Wednesday, July 27, 2011

Same-sex marriage, real estate and bankruptcy

Here at Shenwick & Associates, we have been following last month's passage by the New York Legislature and signing into law by Governor Cuomo of the Marriage Equality Act ("the Act"), which became effective on July 24, 2011. This law formally recognizes otherwise-valid marriages without regard to whether the parties to the marriage are of the same or different sex.

Besides simply allowing same-sex couples to marry, we are studying the impact of the Act on our twin practices of real estate and bankruptcy:

1. Under New York law, married couples are allowed to own real property as tenants by the entirety. Tenants by the entirety is a special type of joint tenancy with rights of survivorship (which means that when one owner dies, then the surviving owner or owners will continue to own the asset and the estate and heirs of the deceased owner will receive nothing). Real property owned as tenants by the entirety receives extra protection from creditors. As a leading case describes it:

"[t]he law in New York clearly permits a [spouse]'s interest in a
tenancy by the entirety to be sold under execution upon a judgment against him [or her]. The purchaser at such sale becomes a tenant in common with the debtor's [spouse], subject to [his or] her right of survivorship and is entitled to share in the rents and profits, but not the occupancy." In re Weiss, 4 B.R. 327, 330 (S.D.N.Y. 1980) (citations omitted).

So a creditor can execute a judgment against a debtor spouse's interest in real property, but cannot foreclose on or take occupancy of that debtor spouse's interest.

Presumably same-sex couples who wed in New York (or who have already entered into same-sex marriages in other states that allow it) after the Act becomes effective and take ownership to property will be able to take ownership as tenants by the entirety rather than as tenants in common. Also, same-sex couples who had acquired property as tenants in common could then convey the property to each other as tenants by the entirety after their marriage. Although there is no specific language to this effect, Section 2 of the Act clearly states:

"It is the intent of the legislature that the marriages of same-sex and different-sex couples be treated equally in all respects under the law. The omission from this act of changes to other provisions of law shall not be construed as a legislative intent to preserve any legal distinction between same-sex couples and different-sex couples with respect to marriage."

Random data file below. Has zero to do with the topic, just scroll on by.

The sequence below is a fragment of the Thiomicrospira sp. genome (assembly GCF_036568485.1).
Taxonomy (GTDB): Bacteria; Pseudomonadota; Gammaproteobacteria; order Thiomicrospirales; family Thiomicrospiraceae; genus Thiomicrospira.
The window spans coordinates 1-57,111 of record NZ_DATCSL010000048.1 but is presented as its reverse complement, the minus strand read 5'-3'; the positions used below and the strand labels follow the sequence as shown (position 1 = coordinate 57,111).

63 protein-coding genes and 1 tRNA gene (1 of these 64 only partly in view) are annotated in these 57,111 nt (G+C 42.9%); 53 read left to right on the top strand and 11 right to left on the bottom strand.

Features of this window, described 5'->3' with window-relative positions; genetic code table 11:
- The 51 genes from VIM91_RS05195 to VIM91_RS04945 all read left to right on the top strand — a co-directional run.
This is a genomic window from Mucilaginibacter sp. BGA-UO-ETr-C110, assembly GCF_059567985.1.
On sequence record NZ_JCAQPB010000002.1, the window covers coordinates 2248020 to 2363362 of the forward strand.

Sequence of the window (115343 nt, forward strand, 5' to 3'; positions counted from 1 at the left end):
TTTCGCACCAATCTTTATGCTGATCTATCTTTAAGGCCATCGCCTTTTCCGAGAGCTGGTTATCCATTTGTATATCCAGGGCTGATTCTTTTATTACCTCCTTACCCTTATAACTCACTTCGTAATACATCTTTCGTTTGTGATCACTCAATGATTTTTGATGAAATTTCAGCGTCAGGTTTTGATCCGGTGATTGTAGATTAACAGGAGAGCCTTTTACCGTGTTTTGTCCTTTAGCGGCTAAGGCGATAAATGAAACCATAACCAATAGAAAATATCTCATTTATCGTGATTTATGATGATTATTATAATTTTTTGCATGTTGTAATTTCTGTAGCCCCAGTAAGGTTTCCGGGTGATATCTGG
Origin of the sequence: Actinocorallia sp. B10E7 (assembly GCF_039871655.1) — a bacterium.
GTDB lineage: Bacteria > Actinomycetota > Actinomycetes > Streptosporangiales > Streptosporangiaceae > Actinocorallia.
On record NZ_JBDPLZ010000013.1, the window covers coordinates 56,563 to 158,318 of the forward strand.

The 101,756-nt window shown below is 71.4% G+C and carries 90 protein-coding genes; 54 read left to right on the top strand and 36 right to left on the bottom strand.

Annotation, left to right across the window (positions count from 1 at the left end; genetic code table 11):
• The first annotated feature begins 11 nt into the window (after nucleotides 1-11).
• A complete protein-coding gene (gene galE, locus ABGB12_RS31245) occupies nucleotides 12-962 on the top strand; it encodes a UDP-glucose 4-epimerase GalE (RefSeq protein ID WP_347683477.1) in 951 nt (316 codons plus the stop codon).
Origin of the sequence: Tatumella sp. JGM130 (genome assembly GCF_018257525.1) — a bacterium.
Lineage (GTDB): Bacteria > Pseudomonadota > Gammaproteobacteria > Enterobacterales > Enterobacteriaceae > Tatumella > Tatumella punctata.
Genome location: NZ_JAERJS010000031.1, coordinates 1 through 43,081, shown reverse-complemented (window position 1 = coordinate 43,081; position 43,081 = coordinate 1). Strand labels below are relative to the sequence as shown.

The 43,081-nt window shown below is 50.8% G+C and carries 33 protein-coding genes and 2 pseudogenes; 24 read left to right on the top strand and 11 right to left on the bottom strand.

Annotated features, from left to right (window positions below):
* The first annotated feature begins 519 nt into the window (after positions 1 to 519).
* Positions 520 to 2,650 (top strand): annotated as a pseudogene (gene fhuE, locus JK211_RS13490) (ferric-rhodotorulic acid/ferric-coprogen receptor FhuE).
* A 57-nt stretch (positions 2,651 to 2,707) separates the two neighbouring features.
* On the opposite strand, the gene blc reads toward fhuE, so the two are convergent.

2. Under federal bankruptcy law and the New York Civil Practice Law and Rules and Debtor and Creditor Law, married debtors can file a joint bankruptcy petition.

Section 302(a) of the Bankruptcy Code provides that "[a} joint case under a chapter of this title is commenced by the filing with the bankruptcy court of a single petition under such chapter by an individual that may be a debtor under such chapter and such individual's spouse." And although New York law does not specifically mention joint debts, all exemptions in personal bankruptcy and from money judgments are "per person."

However, the federal Defense of Marriage Act ("DOMA"), enacted in 1996, defines marriage as a legal union between one man and one woman. Section 3 of DOMA prevents the federal government from recognizing the validity of same-sex marriages.

Although the constitutionality of DOMA is being challenged in federal court and President Obama is supporting a bill to repeal DOMA, for now it is still valid law. But last month, in In re Balas, the Bankruptcy Court for the Central District of California denied the United States Trustee ("UST")'s motion to dismiss the joint Chapter 13 petition of two males who were lawfully married under California law when they filed their joint petition. In denying the UST's motion to dismiss, the Court stated "[i]n this court's judgment, no legally married couple should be entitled to fewer bankruptcy rights than any other legally married couple."

Although this holding is specific to the parties to the case, it's significant that the House Bipartisan Legal Advisory Group, which is leading Congressional efforts to defend DOMA, stated that they would not appeal the ruling to the 9th Circuit Court of Appeals. While it cannot be used as mandatory authority by same-sex couples who are lawfully wed under state law and seeking to file joint bankruptcy petitions, it can certainly be used as persuasive authority to do so.

For more information about the complex intersection of bankruptcy, real estate and same-sex marriage rights, please contact Jim Shenwick.

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